The people. We just finished up in a client meeting, and the client was so blown away by the work my team produced. My staff are so dedicated, so brilliant, and so passionate. The client expressed how great it was to feel as though she was our only client, that we took the time to understand her business and her vision and that the plan we put together for her was just what was needed to fuel her inspiration and her business.
7) Innovation is a huge buzzword right now. What makes William Joseph “innovative” and stand out from other agencies?
Again, I think a huge reason we stand out from the pack, is because of our people. Our team takes the time to share articles, industry trends, innovative campaigns, and inspiring stories. We also have quarterly “Innovation Days”, where the whole team gets together to introduce new ideas and discuss what’s working, what isn’t, how we can improve, and our future goals.
8) Speaking of innovative, tell us a bit about WJ University.
WJ University is our way to educate business owners on our views on branding, marketing, and communications. They are free seminars discussing a broad range of topics, which we hope will provide businesses with the tools they need to succeed. Anyone can sign up on our website.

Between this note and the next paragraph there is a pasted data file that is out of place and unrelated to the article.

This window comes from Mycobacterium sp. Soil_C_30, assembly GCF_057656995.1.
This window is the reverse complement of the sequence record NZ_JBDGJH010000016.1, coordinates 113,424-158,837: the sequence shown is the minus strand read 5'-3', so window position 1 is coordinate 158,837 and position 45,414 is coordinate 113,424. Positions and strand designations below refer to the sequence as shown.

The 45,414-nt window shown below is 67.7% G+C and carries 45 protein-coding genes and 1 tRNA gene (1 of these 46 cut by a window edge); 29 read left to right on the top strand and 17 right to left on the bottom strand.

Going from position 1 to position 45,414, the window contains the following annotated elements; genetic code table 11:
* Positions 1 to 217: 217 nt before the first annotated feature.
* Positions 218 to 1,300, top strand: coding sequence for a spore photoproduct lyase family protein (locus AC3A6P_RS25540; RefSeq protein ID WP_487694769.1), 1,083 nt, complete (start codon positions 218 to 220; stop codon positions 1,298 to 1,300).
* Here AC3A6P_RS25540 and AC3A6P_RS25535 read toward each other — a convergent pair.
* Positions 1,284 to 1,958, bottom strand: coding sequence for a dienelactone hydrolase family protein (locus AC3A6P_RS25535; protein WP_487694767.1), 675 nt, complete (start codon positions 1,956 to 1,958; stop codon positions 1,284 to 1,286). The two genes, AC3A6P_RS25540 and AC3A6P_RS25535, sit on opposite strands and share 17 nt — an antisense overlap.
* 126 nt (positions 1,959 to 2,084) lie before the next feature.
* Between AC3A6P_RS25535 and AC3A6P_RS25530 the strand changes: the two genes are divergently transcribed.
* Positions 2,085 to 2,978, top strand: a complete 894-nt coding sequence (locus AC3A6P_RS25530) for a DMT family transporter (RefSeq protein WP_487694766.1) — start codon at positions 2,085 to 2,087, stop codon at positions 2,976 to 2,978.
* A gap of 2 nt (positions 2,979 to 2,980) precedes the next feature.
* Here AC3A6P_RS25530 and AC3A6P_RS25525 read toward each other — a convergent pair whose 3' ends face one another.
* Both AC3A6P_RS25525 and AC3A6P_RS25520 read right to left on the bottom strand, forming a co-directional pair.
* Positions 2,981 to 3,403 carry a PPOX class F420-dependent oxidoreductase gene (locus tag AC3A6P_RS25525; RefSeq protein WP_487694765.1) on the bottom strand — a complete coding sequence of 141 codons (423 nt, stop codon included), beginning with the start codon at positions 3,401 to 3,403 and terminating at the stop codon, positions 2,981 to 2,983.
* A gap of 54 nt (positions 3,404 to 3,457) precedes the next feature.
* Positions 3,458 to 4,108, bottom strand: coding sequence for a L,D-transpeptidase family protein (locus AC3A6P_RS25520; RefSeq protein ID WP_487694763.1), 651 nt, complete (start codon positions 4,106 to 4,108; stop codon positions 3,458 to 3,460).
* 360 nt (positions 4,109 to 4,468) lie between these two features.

9) How has Calgary’s oscillating economy affected your company?
Ahh, that’s a tough one. I think the thing is, no matter what is happening in the economy, there are always businesses peaking while others are falling. Even in a less-than-ideal economy, you still need marketing, if not more so than you do in a thriving economy. When else would it be more important to communicate the message that your business, product or service is necessary for success? We also see a lot of clients who see a recession as a perfect opportunity to capture market share or capitalize on an opportunity. To be honest, as marketers, as long as we’re hitting the mark and making our clients successful, we are always busy.